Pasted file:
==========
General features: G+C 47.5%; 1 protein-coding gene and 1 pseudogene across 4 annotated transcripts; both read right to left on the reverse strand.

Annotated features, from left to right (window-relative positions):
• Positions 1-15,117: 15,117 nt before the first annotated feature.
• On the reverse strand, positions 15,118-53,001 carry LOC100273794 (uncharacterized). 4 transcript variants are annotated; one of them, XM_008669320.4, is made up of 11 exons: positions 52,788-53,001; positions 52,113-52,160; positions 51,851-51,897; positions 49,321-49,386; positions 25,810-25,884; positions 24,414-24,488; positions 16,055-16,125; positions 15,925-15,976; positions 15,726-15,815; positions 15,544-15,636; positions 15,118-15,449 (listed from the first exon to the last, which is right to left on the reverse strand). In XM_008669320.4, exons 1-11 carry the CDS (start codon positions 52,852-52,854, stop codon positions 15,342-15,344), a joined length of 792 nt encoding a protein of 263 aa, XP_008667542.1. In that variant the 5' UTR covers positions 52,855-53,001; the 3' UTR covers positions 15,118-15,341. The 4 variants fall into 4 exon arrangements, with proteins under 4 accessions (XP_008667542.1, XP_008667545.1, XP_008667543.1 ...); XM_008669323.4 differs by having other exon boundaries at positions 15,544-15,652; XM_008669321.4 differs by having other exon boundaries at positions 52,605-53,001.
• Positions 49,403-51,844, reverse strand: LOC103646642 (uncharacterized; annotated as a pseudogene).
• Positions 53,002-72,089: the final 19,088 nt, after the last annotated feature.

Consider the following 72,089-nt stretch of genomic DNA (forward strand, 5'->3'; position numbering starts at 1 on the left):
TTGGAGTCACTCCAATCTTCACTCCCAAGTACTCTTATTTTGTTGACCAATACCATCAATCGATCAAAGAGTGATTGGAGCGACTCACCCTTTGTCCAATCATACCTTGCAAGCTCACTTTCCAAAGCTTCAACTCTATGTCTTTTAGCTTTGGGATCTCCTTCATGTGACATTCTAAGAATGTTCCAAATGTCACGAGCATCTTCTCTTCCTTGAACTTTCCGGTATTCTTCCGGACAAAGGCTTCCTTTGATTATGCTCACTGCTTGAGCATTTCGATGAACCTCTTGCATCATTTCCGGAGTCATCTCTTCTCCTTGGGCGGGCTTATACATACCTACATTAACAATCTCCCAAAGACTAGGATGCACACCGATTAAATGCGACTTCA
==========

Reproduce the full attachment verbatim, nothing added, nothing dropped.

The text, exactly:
General features: G+C 47.5%; 1 protein-coding gene and 1 pseudogene across 4 annotated transcripts; both read right to left on the reverse strand.

Annotated features, from left to right (window-relative positions):
• Positions 1-15,117: 15,117 nt before the first annotated feature.
• On the reverse strand, positions 15,118-53,001 carry LOC100273794 (uncharacterized). 4 transcript variants are annotated; one of them, XM_008669320.4, is made up of 11 exons: positions 52,788-53,001; positions 52,113-52,160; positions 51,851-51,897; positions 49,321-49,386; positions 25,810-25,884; positions 24,414-24,488; positions 16,055-16,125; positions 15,925-15,976; positions 15,726-15,815; positions 15,544-15,636; positions 15,118-15,449 (listed from the first exon to the last, which is right to left on the reverse strand). In XM_008669320.4, exons 1-11 carry the CDS (start codon positions 52,852-52,854, stop codon positions 15,342-15,344), a joined length of 792 nt encoding a protein of 263 aa, XP_008667542.1. In that variant the 5' UTR covers positions 52,855-53,001; the 3' UTR covers positions 15,118-15,341. The 4 variants fall into 4 exon arrangements, with proteins under 4 accessions (XP_008667542.1, XP_008667545.1, XP_008667543.1 ...); XM_008669323.4 differs by having other exon boundaries at positions 15,544-15,652; XM_008669321.4 differs by having other exon boundaries at positions 52,605-53,001.
• Positions 49,403-51,844, reverse strand: LOC103646642 (uncharacterized; annotated as a pseudogene).
• Positions 53,002-72,089: the final 19,088 nt, after the last annotated feature.

Consider the following 72,089-nt stretch of genomic DNA (forward strand, 5'->3'; position numbering starts at 1 on the left):
TTGGAGTCACTCCAATCTTCACTCCCAAGTACTCTTATTTTGTTGACCAATACCATCAATCGATCAAAGAGTGATTGGAGCGACTCACCCTTTGTCCAATCATACCTTGCAAGCTCACTTTCCAAAGCTTCAACTCTATGTCTTTTAGCTTTGGGATCTCCTTCATGTGACATTCTAAGAATGTTCCAAATGTCACGAGCATCTTCTCTTCCTTGAACTTTCCGGTATTCTTCCGGACAAAGGCTTCCTTTGATTATGCTCACTGCTTGAGCATTTCGATGAACCTCTTGCATCATTTCCGGAGTCATCTCTTCTCCTTGGGCGGGCTTATACATACCTACATTAACAATCTCCCAAAGACTAGGATGCACACCGATTAAATGCGACTTCA